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Austen heroine aids claim UK invented baseball

  • Story Highlights
  • Author claims baseball originated in Britain and traveled to the United States
  • Julian Norridge says American sporting magnate covered up baseball's origin
  • Norridge argues reference in Jane Austen novel supports his hypothesis
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(CNN) -- Is it a case of British "Sense and Sensibility," "Pride and Prejudice" or just a wrong-headed piece of "Persuasion?"

The British help invent baseball before it traveled to America, according to author Julian Norridge.

According to author Julian Norridge baseball originated in Britain, and part of his proof comes from a reference in Jane Austen's novel "Northanger Abbey."

Norridge, whose book "Can we Have our Balls Back, Please?" focuses on Britain's role in writing the rulebooks for a long list of sports, says Austen mentioned baseball in the opening pages of "Northanger Abbey," which was written in 1797-98.

Norridge says that Austen referenced the sport while introducing her tomboy heroine Catherine Morland, writing: "It was not very wonderful that Catherine, who had nothing heroic about her, should prefer cricket, baseball, riding on horseback, and running about the country at the age of 14, to books."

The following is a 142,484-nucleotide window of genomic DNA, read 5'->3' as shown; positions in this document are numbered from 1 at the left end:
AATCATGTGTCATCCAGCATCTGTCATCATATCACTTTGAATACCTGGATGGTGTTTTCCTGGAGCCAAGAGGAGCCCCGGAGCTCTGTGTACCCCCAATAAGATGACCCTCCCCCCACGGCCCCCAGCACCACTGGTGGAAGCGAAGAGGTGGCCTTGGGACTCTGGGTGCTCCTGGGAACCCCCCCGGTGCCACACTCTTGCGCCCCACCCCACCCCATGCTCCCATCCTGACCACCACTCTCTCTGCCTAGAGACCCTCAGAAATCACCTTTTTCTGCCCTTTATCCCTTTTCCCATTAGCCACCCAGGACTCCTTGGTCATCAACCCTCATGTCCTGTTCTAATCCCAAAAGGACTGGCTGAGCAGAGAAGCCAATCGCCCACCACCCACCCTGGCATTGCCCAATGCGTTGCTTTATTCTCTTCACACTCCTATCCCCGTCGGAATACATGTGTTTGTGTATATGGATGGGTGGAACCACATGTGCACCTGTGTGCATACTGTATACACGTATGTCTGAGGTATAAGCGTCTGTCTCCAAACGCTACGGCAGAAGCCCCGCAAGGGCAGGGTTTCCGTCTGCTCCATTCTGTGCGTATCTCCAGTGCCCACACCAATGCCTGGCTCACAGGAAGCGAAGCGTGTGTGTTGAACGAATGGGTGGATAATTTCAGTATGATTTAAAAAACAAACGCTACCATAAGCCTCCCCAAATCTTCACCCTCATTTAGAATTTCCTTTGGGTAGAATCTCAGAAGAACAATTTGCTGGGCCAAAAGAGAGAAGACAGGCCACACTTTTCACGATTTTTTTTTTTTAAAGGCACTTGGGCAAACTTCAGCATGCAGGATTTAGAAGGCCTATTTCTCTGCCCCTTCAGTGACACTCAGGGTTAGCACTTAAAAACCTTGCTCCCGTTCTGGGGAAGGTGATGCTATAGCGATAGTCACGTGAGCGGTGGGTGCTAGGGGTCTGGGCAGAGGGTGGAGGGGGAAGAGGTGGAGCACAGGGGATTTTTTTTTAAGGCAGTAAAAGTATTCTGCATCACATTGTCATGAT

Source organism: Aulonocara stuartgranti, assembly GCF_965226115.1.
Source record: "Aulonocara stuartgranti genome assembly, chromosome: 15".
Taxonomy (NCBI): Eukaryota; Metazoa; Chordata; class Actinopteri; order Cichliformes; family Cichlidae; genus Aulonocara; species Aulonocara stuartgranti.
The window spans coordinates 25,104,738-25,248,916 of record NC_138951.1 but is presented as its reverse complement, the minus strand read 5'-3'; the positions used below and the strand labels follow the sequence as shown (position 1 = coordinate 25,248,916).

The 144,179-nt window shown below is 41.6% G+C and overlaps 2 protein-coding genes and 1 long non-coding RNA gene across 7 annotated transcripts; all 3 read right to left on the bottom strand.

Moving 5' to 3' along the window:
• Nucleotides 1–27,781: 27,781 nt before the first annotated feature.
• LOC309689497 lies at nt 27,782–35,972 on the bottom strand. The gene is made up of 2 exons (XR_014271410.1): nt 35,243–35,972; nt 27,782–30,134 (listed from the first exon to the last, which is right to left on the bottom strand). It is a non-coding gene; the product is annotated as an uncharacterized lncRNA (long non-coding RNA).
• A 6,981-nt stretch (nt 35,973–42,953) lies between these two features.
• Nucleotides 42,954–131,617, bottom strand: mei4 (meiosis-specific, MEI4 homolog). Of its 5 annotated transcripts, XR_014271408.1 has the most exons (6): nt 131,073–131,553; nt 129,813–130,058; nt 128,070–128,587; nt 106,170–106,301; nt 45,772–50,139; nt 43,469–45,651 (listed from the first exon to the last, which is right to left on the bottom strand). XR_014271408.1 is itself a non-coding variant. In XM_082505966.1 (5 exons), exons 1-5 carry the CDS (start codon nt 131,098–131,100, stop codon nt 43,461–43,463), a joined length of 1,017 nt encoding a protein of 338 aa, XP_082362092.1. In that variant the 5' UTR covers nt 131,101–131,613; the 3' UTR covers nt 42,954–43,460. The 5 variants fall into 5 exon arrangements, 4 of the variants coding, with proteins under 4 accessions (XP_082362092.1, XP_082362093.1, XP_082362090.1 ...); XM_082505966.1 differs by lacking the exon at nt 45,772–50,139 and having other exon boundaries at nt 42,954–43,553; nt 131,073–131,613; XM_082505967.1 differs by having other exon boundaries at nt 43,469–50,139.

He argues in his book that the reference indicates British people were familiar with the sport prior to its supposed invention much later in the United States.

"There's no doubt it was being played in Britain in the late 18th century, and equally no doubt that it traveled to America," he writes.

Norridge argues evidence of the sport's British origins were covered up by American sports magnate Albert Spalding, who set up a special commission to investigate its origins only to ignore the findings and decide it was invented by General Abner Doubleday in Cooperstown, New York state, in 1839.

Doubleday, himself, never claimed any role in the sport's invention and many sports historians have rejected suggestions he played a part.

Norridge says the first written evidence of baseball comes from a diary written by William Bray, a teenager from Guildford, Surrey, in 1755.

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